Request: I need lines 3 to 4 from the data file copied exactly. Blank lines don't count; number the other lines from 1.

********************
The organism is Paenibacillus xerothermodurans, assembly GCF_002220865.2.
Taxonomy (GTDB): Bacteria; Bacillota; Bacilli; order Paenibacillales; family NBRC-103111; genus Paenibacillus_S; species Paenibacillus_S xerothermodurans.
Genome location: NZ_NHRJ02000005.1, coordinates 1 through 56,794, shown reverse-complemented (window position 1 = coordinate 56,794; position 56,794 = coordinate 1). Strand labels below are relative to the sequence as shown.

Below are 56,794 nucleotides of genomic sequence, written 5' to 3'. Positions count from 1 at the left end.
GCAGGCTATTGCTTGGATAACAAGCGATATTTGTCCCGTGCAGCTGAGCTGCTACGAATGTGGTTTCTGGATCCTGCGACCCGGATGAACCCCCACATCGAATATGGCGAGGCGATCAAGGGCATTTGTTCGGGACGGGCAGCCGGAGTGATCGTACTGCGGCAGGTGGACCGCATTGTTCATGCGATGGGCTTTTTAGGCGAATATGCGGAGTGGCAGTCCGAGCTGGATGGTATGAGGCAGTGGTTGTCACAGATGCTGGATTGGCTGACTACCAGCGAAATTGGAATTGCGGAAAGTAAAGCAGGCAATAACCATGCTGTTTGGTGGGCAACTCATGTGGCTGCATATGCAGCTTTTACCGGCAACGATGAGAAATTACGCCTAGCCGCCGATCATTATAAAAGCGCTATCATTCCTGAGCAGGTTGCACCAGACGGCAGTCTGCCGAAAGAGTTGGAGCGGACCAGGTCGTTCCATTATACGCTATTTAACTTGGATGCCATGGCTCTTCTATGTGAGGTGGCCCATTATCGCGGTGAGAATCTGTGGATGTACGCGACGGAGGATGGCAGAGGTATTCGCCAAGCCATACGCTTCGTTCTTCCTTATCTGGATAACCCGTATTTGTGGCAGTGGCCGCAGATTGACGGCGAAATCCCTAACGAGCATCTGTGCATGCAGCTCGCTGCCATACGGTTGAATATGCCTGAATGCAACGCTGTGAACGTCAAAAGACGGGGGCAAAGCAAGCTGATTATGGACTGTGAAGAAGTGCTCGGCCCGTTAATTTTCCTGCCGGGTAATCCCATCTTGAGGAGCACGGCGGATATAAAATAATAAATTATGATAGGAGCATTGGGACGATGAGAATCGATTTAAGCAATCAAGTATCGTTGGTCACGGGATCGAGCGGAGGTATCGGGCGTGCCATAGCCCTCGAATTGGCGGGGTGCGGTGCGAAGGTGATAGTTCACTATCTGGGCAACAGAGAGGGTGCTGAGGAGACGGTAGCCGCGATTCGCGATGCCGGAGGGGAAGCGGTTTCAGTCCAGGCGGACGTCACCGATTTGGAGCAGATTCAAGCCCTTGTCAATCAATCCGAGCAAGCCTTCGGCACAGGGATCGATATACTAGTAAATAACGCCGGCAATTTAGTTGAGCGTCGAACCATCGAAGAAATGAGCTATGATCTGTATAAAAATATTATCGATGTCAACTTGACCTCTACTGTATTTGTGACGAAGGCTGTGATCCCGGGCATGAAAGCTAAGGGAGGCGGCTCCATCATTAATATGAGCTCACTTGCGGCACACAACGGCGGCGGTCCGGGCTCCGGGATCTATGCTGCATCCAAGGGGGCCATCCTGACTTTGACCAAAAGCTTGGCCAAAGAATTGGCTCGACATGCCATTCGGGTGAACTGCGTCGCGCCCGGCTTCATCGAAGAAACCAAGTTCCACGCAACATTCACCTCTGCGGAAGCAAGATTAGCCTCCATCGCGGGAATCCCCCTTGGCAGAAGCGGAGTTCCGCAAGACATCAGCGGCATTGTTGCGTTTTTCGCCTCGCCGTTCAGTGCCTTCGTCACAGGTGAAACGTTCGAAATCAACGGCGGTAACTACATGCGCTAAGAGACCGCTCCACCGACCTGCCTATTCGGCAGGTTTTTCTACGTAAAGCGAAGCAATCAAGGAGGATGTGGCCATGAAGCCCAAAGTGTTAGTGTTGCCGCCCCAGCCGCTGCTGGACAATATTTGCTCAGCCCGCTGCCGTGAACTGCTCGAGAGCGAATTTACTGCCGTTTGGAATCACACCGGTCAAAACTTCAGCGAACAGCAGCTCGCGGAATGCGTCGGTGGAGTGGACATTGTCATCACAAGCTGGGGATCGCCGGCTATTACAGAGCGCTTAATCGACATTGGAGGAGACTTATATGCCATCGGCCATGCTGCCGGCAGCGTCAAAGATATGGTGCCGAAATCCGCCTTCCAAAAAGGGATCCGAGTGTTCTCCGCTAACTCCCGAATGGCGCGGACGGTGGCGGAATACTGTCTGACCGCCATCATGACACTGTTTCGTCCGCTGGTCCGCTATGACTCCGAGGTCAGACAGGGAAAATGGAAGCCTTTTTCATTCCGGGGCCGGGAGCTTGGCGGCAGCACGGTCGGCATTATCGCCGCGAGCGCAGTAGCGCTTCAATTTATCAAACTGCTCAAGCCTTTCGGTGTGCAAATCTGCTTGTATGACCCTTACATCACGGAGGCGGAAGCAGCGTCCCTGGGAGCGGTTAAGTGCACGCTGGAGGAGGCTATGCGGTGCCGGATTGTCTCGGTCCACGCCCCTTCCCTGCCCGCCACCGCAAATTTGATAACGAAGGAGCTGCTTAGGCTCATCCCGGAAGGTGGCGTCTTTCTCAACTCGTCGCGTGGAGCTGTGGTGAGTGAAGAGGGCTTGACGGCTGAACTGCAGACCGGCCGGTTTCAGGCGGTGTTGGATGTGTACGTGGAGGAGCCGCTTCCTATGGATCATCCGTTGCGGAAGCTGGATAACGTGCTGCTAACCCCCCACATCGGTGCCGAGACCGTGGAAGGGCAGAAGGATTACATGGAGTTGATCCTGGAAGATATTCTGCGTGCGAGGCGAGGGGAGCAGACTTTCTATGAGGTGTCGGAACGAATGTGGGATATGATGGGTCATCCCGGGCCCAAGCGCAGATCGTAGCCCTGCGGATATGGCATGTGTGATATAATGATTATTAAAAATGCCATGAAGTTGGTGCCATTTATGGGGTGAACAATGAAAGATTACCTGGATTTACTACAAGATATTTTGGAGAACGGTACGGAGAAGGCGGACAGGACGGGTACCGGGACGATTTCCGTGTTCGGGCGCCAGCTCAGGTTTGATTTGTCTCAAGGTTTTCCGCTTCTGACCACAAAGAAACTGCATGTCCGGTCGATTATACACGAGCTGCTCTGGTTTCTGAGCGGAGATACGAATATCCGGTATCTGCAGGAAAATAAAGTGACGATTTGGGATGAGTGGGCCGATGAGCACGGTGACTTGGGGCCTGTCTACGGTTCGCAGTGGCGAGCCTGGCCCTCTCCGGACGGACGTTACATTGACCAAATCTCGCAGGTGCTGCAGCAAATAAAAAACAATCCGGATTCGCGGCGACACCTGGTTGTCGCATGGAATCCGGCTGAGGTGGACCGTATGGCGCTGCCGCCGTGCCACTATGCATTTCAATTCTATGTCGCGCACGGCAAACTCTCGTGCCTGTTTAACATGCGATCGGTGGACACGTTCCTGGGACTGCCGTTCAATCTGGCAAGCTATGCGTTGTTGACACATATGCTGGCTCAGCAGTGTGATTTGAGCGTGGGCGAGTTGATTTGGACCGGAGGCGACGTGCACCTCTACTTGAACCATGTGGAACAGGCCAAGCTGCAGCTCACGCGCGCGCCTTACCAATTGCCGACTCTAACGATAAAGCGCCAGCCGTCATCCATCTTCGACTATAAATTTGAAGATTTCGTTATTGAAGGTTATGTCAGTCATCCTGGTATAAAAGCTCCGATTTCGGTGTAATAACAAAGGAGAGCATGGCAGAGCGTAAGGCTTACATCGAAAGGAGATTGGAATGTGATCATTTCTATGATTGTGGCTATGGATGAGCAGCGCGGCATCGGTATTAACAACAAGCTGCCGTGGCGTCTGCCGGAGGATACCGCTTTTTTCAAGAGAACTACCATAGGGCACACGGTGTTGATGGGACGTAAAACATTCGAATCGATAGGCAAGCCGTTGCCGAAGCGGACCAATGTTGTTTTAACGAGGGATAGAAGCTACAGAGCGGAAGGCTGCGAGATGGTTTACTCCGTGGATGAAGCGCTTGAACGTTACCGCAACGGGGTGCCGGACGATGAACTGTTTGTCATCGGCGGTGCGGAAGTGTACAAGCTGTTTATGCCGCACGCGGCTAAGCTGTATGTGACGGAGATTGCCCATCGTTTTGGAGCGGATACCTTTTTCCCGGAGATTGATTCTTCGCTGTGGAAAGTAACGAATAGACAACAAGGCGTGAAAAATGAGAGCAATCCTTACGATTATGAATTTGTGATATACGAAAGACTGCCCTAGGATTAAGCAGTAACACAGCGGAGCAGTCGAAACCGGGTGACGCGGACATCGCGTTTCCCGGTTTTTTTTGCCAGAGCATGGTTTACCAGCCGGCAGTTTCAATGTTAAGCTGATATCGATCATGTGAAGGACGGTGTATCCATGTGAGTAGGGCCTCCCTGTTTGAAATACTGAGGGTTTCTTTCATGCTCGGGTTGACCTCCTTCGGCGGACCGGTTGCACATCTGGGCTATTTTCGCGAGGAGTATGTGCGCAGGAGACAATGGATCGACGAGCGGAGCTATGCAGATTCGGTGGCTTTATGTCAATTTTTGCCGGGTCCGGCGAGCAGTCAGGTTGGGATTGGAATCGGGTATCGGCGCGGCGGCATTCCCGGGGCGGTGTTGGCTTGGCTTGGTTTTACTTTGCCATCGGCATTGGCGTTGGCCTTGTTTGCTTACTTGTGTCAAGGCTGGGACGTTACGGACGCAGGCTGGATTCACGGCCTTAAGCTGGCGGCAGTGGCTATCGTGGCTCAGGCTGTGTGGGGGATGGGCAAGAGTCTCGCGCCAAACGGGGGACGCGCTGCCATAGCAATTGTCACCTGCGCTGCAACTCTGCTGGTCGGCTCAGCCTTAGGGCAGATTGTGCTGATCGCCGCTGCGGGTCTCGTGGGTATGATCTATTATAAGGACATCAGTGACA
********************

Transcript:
Genome location: NZ_NHRJ02000005.1, coordinates 1 through 56,794, shown reverse-complemented (window position 1 = coordinate 56,794; position 56,794 = coordinate 1). Strand labels below are relative to the sequence as shown.

Below are 56,794 nucleotides of genomic sequence, written 5' to 3'. Positions count from 1 at the left end.